Metrolink to buy newest, cleanest locomotives

Mass transit is about to get greener here in Southern California. Here’s the news release from Metrolink:

Metrolink to buy newest, cleanest locomotives

Cleaner engines will provide more horsepower, greater operational efficiency

LOS ANGELES – The Metrolink Board of Directors authorized the agency to enter into a contract to secure Tier 4 locomotives at its Dec. 14, 2012, meeting.

The revolutionary locomotives are expected to reduce emissions by 86 percent.

“This is a significant milestone in Metrolink’s efforts to operate the most efficient and environmentally friendly commuter rail system in the nation,” said Board Chair Richard Katz. “It demonstrates our commitment to our neighbors and to doing our part to clean up the air in Southern California.”

At this point, Metrolink is on pace to become the first in the country to achieve Tier 4 status in revenue service.

The procurement of the locomotives and the contract with Electro-Motive Diesel (EMD) is contingent upon the securing of project funds, while Friday’s Board decision is the latest step of a lengthy process. The first three demonstration locomotives are scheduled to be complete in the fall of 2015.

The locomotive upgrades will have system wide benefits and help reduce emissions in the surrounding communities. In addition, these locomotives will have greater horsepower that can increase capacity by adding more train cars to a set.

The phased-approach contract includes a base order of 10 locomotives, plus an option to purchase up to 10 additional locomotives. Metrolink has allocated $129.4 million for the purchase of the locomotives.

The overall program will allow Metrolink to eventually secure 20 new Tier 4 locomotives. The Board’s decision also committed Metrolink to the testing of alternative fuel sources in future operations. Metrolink will make the first locomotives replaced by the new Tier 4s available to the South Coast Air Quality Management District for the purposes of experimentation with various alternative fuel technologies expected to be commercially available in the next decade.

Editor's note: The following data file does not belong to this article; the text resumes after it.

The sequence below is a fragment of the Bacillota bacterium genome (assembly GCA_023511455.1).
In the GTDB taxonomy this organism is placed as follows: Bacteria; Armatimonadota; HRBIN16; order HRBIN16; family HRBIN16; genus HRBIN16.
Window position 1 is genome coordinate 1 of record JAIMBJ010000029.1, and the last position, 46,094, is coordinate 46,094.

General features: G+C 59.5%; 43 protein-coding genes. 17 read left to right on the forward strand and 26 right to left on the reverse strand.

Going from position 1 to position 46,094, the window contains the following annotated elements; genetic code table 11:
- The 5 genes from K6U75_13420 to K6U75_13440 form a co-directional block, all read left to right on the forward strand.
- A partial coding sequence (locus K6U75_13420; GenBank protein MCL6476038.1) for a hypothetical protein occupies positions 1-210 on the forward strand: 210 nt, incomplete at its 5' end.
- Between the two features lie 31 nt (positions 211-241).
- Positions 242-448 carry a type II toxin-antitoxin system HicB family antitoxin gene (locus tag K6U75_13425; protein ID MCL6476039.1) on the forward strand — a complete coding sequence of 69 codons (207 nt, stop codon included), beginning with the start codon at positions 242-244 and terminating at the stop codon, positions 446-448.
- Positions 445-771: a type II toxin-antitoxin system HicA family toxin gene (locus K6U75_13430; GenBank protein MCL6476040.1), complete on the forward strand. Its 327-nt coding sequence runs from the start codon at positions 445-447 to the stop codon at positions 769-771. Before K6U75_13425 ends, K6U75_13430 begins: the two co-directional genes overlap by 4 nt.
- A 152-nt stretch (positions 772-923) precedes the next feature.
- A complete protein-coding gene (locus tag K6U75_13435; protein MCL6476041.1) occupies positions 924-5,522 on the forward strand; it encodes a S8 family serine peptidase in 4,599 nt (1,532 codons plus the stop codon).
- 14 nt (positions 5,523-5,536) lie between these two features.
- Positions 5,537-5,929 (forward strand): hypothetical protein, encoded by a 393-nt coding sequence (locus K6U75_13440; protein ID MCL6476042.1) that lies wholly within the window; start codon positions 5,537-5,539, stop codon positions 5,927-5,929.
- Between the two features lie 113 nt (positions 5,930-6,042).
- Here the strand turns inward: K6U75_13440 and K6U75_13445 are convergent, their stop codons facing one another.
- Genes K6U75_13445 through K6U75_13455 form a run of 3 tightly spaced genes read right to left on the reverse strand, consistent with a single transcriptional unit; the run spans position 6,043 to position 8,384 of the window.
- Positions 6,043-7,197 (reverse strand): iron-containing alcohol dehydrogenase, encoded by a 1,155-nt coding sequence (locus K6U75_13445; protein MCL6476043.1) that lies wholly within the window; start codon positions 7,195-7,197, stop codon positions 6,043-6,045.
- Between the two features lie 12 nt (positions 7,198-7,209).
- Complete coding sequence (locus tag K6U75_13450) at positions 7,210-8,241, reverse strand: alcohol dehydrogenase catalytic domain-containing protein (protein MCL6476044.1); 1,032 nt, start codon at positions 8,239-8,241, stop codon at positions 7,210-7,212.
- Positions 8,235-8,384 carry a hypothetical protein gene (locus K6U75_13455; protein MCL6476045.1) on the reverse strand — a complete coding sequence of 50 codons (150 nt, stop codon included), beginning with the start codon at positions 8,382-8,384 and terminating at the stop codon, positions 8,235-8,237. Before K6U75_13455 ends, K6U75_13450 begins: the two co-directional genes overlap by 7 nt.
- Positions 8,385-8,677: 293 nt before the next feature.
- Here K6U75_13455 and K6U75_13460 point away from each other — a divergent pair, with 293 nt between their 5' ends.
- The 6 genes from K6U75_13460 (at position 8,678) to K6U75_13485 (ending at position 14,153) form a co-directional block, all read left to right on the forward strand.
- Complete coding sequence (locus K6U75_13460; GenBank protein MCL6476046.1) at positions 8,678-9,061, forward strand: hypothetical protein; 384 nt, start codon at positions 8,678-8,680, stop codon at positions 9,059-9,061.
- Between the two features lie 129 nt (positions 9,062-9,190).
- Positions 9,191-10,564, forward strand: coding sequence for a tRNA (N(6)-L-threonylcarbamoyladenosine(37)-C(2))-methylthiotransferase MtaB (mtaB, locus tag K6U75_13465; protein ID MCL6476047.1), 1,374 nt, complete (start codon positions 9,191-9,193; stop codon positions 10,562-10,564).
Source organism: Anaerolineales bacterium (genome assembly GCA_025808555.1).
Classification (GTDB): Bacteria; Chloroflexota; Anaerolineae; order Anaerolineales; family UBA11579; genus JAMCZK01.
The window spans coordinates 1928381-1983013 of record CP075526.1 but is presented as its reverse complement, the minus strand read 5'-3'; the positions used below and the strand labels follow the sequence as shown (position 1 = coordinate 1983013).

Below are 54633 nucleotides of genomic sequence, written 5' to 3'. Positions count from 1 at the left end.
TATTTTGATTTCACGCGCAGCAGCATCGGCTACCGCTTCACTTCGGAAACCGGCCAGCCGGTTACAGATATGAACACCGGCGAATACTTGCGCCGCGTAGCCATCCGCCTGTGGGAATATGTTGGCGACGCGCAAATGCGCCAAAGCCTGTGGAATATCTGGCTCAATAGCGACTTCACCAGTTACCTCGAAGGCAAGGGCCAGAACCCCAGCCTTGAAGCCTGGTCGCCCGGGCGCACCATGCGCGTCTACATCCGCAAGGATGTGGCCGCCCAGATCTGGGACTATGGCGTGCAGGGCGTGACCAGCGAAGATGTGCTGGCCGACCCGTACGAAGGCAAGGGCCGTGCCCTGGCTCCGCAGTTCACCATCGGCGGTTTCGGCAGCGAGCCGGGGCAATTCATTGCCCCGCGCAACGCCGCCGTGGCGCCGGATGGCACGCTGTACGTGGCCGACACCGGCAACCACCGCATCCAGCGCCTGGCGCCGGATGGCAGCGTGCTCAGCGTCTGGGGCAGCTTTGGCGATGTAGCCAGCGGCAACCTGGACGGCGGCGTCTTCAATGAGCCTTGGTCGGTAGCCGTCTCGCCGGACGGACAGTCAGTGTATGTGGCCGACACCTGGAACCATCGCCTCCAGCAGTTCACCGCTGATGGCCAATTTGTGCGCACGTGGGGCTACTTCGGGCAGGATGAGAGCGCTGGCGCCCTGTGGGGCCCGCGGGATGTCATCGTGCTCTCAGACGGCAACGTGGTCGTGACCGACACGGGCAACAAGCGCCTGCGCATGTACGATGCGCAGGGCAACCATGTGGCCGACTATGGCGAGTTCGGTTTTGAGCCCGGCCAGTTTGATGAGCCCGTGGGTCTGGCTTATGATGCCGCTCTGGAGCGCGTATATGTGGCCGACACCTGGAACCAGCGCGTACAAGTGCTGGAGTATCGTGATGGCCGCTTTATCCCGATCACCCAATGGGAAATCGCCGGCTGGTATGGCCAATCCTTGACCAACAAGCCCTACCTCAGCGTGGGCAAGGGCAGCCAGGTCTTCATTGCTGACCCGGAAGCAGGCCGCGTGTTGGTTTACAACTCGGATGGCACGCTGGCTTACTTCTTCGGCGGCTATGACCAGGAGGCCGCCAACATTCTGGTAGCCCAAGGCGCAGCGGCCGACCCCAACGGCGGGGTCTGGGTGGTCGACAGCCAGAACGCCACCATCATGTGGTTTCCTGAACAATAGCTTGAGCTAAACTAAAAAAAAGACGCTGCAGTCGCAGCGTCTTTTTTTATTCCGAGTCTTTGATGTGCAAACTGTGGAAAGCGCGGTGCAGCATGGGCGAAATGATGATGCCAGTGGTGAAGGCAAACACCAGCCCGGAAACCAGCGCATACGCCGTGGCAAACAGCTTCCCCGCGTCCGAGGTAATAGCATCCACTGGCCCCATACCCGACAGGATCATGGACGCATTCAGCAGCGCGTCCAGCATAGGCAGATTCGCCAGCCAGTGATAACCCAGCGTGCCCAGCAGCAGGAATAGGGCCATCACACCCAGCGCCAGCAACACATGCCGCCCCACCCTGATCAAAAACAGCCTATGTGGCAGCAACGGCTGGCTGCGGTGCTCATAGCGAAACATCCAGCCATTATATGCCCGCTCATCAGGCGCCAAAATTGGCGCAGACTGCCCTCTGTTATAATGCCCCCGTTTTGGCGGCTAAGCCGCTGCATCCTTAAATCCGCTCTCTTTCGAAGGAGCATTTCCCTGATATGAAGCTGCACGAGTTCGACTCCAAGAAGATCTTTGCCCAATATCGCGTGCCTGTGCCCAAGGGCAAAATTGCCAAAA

These technologies include, but are not limited to, liquefied natural gas (LNG) and battery technology. Metrolink will continue to work collaboratively with its funding partners in this pursuit.

For additional details on Metrolink, please visit


Metrolink is Southern California’s regional commuter rail service in its 20th year of operation. The Southern California Regional Rail Authority (SCRRA), a joint powers authority made up of an 11-member board representing the transportation commissions of Los Angeles, Orange, Riverside, San Bernardino and Ventura counties, governs the service. Metrolink operates over seven routes through a six-county, 512 route-mile network. Metrolink is the third largest commuter rail agency in the United States based on directional route miles and the seventh largest based on annual ridership.

18 replies

  1. Or you could electrify the whole thing and become as transit-progressive as the Northeast Corridor has been since, uhm, the 1930s…

    Good little steps though. Hopefully Californians will see electrification in the not too distant future…

  2. Good first step. It’d be nice to see metro link become as progressive as say the Northeast Corridor was in the 1930s with route electrification. Hopefully Californians will see electrification and more efficient transit in the not too distant future…

  3. Interesting that they are buying from EMD who, while a longtime builder of locos, have not been in the passenger biz for many years.

  4. Years ago when I lived in the Northeast; the Northeast Corridor was great. The only problem with having Metrolink all electric is it would be a problem during rolling black outs; unless of course they could obtain exemptions.